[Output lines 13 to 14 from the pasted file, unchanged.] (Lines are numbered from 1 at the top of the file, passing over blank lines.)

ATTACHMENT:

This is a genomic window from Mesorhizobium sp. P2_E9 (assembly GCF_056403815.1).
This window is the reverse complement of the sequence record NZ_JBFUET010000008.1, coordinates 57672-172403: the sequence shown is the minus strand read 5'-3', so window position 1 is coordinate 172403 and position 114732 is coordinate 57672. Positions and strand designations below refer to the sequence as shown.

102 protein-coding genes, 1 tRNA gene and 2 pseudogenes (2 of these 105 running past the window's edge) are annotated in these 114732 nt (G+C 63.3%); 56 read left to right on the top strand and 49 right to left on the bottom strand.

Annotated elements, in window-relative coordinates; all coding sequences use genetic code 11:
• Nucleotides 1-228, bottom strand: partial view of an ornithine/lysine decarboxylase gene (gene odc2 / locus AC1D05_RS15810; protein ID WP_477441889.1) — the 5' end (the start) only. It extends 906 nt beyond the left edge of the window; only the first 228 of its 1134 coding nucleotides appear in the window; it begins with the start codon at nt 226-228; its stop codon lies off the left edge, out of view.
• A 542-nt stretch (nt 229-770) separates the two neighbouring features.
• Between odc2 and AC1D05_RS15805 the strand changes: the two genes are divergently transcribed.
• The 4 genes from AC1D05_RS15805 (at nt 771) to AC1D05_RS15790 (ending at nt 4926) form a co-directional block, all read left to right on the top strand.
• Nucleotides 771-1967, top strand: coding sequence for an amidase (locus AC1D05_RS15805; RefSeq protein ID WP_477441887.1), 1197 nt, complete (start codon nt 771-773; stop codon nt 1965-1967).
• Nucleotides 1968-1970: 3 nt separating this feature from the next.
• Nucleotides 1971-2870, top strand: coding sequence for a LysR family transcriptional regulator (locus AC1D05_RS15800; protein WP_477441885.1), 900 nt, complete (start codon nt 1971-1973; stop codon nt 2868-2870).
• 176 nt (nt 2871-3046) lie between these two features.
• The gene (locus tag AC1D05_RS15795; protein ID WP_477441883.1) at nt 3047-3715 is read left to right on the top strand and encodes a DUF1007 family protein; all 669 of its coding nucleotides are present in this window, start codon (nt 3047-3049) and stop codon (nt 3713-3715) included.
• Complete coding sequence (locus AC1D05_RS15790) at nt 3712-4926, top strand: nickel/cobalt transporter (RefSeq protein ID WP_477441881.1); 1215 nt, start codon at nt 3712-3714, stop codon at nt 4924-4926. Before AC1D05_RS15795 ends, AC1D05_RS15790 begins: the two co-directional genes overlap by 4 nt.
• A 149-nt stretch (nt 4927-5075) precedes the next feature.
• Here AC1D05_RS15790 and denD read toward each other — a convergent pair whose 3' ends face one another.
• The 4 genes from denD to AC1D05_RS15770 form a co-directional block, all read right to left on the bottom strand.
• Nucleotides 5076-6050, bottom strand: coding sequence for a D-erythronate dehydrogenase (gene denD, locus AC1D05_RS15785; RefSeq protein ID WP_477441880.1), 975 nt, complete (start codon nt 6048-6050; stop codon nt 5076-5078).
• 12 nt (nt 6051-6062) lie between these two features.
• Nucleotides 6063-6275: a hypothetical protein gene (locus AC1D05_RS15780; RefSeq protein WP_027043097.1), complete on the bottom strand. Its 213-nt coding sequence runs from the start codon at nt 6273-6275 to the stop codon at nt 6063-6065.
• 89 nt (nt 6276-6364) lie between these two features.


• The gene (locus tag AC1D05_RS15795; protein ID WP_477441883.1) at nt 3047-3715 is read left to right on the top strand and encodes a DUF1007 family protein; all 669 of its coding nucleotides are present in this window, start codon (nt 3047-3049) and stop codon (nt 3713-3715) included.
• Complete coding sequence (locus AC1D05_RS15790) at nt 3712-4926, top strand: nickel/cobalt transporter (RefSeq protein ID WP_477441881.1); 1215 nt, start codon at nt 3712-3714, stop codon at nt 4924-4926. Before AC1D05_RS15795 ends, AC1D05_RS15790 begins: the two co-directional genes overlap by 4 nt.